Friday, March 31, 2006

It's Friday

Jonah Goldberg has a piece on African Americans that will surely cause some controversy. A sample:

There's a lot of Marxist-infused nonsense about how economics are at the root of black America's problems. But this doesn't hold up to scrutiny. Of course poverty makes social pathologies worse, but it's the pathologies that cause poverty in the first place.

Family breakdown in the black community has occurred despite a steady rise in the wages of blacks since World War II, when 80 percent were born to married parents. Racism alone cannot be blamed anymore for causing all black problems. By every measure, racism, particularly official racism, has declined even as these problems have worsened.

Racism is surely still a problem, but it pales in comparison to family breakdown. Nothing perpetuates the cycle of moral and financial poverty more so. If you are raised by two married parents today, black or white, it is unlikely that you will be poor, or, at the very least, poor for long. Blaming slavery and historic white racism for family erosion may be satisfying — and sometimes accurate — but it promises few solutions.
Meantime, Victor Davis Hanson starts with:

Opponents of the war in Iraq, both original critics and the mea culpa recent converts, have made eight assumptions. The first six are wrong, the last two still unsettled.

1. Saddam was never connected to al Qaeda, the perpetrators of 9/11.

2. There was no real threat of Iraqi weapons of mass destruction.

3. The United Nations and our allies were justifiably opposed on principle to the invasion.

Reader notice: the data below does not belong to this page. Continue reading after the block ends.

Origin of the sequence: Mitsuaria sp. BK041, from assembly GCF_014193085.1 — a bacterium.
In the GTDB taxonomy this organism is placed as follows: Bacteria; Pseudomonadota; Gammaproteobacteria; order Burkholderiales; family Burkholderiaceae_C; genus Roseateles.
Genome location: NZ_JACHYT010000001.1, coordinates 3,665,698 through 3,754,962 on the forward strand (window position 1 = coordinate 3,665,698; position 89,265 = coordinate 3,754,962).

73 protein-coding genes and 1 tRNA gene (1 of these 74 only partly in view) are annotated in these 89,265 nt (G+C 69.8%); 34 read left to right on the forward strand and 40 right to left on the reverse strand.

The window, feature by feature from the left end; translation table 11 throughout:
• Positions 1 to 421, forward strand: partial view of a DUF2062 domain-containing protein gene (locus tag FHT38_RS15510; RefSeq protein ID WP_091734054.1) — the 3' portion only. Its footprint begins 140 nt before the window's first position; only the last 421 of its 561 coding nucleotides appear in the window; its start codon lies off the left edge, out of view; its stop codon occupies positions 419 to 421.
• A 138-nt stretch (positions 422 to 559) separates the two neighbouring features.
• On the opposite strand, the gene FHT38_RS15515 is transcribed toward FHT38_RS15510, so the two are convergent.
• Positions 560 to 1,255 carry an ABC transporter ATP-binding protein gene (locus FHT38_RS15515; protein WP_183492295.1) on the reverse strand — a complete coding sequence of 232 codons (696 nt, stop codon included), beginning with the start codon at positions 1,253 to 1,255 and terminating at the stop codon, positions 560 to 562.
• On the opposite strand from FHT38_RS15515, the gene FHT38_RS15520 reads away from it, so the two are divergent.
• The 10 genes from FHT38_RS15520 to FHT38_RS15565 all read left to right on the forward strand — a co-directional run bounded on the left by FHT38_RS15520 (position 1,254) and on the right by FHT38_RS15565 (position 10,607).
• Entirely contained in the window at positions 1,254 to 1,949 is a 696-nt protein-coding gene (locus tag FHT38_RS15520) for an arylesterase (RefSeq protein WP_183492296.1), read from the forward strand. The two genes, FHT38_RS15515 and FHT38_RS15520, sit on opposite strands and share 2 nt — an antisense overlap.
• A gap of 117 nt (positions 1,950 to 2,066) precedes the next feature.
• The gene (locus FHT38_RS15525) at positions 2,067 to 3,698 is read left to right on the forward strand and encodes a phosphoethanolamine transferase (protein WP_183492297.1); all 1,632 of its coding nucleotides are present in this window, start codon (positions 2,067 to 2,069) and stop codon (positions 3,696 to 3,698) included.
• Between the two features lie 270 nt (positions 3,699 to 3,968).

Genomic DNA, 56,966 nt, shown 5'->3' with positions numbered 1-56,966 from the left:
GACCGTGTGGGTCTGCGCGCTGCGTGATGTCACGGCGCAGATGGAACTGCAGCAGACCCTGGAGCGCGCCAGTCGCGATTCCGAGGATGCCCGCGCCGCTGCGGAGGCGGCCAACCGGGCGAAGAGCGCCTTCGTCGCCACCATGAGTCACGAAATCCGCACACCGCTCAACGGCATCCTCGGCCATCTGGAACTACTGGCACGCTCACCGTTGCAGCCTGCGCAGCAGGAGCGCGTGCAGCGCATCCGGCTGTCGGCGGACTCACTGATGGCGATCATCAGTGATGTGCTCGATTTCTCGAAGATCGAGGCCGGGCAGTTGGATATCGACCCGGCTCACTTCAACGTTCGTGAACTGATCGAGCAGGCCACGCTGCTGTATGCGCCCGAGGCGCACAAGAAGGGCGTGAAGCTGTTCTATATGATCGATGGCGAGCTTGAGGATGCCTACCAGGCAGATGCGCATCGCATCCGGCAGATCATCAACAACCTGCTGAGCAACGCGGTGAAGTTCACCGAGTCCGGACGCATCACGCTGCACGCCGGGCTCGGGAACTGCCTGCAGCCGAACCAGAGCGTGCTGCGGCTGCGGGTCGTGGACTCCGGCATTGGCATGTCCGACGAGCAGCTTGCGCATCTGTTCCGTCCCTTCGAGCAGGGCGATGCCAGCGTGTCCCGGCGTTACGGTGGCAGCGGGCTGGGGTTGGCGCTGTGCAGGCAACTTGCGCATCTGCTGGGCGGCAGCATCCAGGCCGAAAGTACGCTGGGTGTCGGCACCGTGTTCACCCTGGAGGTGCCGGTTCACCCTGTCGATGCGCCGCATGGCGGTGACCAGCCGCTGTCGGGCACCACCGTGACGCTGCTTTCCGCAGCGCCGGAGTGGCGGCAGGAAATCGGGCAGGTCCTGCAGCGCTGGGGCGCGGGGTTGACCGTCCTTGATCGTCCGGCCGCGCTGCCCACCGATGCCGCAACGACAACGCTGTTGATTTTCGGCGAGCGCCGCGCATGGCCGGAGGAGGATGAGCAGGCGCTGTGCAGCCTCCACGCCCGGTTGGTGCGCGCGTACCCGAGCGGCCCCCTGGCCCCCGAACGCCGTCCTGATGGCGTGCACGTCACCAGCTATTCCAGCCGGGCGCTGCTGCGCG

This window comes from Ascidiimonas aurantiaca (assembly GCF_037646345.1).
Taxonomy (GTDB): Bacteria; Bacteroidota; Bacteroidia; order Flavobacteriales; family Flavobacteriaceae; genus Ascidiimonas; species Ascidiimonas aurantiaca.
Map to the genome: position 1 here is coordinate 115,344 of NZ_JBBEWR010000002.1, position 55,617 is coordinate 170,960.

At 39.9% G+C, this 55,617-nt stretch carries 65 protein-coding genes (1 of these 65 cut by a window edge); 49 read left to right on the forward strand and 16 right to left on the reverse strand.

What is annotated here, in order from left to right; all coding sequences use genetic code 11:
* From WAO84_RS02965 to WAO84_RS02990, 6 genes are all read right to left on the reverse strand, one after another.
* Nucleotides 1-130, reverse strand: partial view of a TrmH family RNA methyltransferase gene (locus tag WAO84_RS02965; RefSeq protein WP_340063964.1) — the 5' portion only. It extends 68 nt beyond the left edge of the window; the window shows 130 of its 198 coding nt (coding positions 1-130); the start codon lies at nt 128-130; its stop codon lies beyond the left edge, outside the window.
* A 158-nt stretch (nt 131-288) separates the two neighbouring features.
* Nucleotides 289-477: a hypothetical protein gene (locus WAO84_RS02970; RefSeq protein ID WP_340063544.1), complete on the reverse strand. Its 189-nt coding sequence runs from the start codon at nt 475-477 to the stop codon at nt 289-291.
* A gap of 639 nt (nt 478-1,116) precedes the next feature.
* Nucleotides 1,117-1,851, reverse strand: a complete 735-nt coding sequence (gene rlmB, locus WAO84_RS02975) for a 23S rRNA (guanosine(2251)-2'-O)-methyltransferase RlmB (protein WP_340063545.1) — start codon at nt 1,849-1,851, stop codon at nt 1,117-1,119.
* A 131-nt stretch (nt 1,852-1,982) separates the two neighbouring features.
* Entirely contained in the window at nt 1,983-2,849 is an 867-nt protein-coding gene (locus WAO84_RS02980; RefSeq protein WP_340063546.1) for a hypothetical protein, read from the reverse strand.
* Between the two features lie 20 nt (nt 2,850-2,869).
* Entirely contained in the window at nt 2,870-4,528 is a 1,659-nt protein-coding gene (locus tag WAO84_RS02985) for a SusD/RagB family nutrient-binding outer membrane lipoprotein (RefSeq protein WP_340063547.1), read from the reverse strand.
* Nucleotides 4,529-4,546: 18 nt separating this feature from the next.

4. A small cabal of neoconservative (and mostly Jewish) intellectuals bullied the administration into a war that served Israel’s interest more than our own.

5. Saddam could not be easily deposed, or at least he could not be successfully replaced with a democratic government.

6. The architects of this war and the subsequent occupation are mostly inept (“dangerously incompetent”) — and are exposed daily as clueless by a professional cadre of disinterested journalists.

7. In realist terms, the benefits to be gained from the war will never justify the costs incurred.

8. We cannot win.
...and goes from there. Read on.

1 comment:

dcat said...

One of the problems with Goldberg's piece is that there is quite literally not a single original thought contained within it. he does not say one thing in that piece that john McWhorter has not written, but better, in his books and essays.

Furthermore, I wonder if Goldberg always has to create straw men to win arguments. Are all economic arguments about race in America really Marxist-influenced? Are many of them? isn't Marxism just a convenient bogeyman preventing him from actually having to address these economically-based arguments? Furthermore, aren't "black America's problkems" largely tied to an underclass that surely does not represent the whole black community, but still manages to impact a large enough percentage of that population so that its effects are disproportionate?

Finally there is this gem: "racism alone cannot be blamed for all black problems." Against whom is he arguing, exactly? Who is saying that racism causes ALL black problems? So kudos to Jonah for bravely combatting caricatured arguments that no one is actually making, for creating arguments only to knock them down! Huzzah!